Do you remember your college days? Do you remember the soul searching and the agonizing over things that end up having no relevance to your life but seemed so important at the time? Are there bits you'd really rather forget or at least never tell your kids about? This novel is that bit of college.
Beck is the life of the party, the cute, perky one who keeps everyone upbeat and connected. So what happens when she has a breakdown of sorts, falling into and existential funk after watching the eponymous Number 6 on Penn's football team fumble an important play? She wonders how he goes on, owning this mistake made in front of so many, and as she wonders, she spirals downwards herself. Continuing to bar-hop with her friends, she drinks herself into oblivion and randomly hooks up with guys she meets in the bars, even as she manages to pull off stellar grades by writitng last minute treatises of the genius variety.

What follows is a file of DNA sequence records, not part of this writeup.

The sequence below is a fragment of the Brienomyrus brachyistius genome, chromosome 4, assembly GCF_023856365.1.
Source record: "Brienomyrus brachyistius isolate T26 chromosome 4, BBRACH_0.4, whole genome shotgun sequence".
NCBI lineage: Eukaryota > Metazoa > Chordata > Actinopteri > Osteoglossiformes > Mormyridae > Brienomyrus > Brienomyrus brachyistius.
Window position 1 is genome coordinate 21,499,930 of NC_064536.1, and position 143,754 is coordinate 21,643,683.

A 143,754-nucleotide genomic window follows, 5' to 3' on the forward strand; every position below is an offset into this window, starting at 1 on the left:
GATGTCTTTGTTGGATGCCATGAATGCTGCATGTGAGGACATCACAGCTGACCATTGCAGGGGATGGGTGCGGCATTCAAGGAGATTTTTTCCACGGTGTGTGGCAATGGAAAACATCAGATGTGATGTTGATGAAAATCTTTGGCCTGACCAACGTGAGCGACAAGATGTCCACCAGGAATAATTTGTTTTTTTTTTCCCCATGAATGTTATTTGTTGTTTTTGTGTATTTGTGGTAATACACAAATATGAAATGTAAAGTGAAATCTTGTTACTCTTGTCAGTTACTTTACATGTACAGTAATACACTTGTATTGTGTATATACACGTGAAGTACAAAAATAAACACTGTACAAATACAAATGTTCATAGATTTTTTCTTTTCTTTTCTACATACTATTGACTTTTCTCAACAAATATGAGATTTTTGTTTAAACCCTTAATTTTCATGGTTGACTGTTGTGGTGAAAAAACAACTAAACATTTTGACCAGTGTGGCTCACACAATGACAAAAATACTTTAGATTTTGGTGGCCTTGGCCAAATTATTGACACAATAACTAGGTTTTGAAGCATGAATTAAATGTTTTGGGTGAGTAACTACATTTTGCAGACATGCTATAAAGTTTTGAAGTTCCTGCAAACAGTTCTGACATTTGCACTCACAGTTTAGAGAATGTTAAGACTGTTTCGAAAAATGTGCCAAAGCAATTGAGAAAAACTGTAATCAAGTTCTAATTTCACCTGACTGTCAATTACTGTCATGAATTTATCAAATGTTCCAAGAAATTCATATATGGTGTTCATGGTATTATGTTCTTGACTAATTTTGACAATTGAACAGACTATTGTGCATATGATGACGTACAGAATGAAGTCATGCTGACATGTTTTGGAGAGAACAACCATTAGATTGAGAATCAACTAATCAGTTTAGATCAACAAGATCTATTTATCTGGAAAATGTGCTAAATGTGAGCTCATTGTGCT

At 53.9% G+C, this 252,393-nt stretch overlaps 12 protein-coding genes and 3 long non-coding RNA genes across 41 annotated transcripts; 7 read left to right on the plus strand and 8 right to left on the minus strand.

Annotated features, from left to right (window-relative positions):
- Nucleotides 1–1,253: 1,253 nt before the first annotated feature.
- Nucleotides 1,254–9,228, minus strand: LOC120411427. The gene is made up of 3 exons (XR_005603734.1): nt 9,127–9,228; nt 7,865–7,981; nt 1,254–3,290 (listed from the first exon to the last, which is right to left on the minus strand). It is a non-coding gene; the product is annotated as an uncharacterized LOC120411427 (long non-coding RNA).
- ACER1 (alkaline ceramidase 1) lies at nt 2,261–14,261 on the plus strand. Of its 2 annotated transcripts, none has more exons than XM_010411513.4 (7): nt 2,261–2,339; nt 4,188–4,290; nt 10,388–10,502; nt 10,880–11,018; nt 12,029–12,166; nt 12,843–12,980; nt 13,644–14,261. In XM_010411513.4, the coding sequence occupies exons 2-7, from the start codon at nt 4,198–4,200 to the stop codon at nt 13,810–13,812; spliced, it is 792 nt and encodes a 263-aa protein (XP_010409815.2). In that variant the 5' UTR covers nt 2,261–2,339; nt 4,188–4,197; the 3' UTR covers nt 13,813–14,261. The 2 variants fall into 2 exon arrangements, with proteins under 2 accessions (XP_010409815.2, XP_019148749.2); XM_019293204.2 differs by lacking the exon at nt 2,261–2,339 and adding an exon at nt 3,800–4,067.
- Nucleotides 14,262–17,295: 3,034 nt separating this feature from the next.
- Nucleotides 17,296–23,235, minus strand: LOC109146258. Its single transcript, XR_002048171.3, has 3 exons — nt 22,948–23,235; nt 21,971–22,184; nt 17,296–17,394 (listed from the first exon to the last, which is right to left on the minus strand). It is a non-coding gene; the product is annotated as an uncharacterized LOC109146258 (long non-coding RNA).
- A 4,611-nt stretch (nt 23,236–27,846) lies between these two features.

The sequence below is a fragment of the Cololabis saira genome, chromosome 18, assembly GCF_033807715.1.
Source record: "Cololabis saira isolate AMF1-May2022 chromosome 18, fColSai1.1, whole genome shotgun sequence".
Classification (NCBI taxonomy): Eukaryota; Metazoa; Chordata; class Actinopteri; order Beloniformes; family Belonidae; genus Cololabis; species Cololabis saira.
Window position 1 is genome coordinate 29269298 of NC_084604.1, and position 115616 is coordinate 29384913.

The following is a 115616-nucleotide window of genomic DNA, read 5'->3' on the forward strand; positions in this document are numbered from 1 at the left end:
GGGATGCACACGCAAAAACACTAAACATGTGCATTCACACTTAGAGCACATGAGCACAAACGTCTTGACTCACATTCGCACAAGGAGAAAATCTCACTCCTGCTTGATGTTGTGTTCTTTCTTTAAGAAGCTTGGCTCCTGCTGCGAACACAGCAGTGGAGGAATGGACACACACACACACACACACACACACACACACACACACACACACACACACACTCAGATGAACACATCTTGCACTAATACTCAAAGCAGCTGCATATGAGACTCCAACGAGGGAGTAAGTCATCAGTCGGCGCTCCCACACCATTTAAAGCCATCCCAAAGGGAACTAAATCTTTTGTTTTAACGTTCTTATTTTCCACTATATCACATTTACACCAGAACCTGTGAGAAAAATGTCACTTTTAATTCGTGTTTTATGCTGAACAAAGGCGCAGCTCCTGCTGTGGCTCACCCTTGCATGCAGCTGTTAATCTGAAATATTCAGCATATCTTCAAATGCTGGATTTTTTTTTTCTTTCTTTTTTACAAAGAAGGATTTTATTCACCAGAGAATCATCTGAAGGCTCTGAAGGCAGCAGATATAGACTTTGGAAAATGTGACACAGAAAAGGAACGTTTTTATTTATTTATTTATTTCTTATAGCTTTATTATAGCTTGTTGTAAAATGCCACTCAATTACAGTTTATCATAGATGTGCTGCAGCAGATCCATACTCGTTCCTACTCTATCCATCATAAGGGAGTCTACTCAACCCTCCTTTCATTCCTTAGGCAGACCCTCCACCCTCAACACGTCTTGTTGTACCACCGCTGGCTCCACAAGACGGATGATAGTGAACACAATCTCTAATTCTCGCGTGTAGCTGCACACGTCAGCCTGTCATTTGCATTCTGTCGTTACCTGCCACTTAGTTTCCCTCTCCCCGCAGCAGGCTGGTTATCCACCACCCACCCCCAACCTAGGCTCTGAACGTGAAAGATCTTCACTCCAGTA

The sexual escapades, including longing for the guy who is emotionally unavailable to her, and the aimless bar scene might be entertaining for those still in college or just out but those of us who are further past this angst filled time of our lives, visiting again in this novel is painful and wearying. Solar-Tuttle has captured the experience of many college students and the feelings shared by so many as well (even if they were not the partying good-time girl that Beck is) but that doesn't mean that the book is appealing or meaningful. It was quick, light, a tad depressing, and ultimately empty. I can see late teens enjoying this but anyone else probably doesn't want to be reminded of their younger selves, wallowing in self-pity and random, meaninglessness.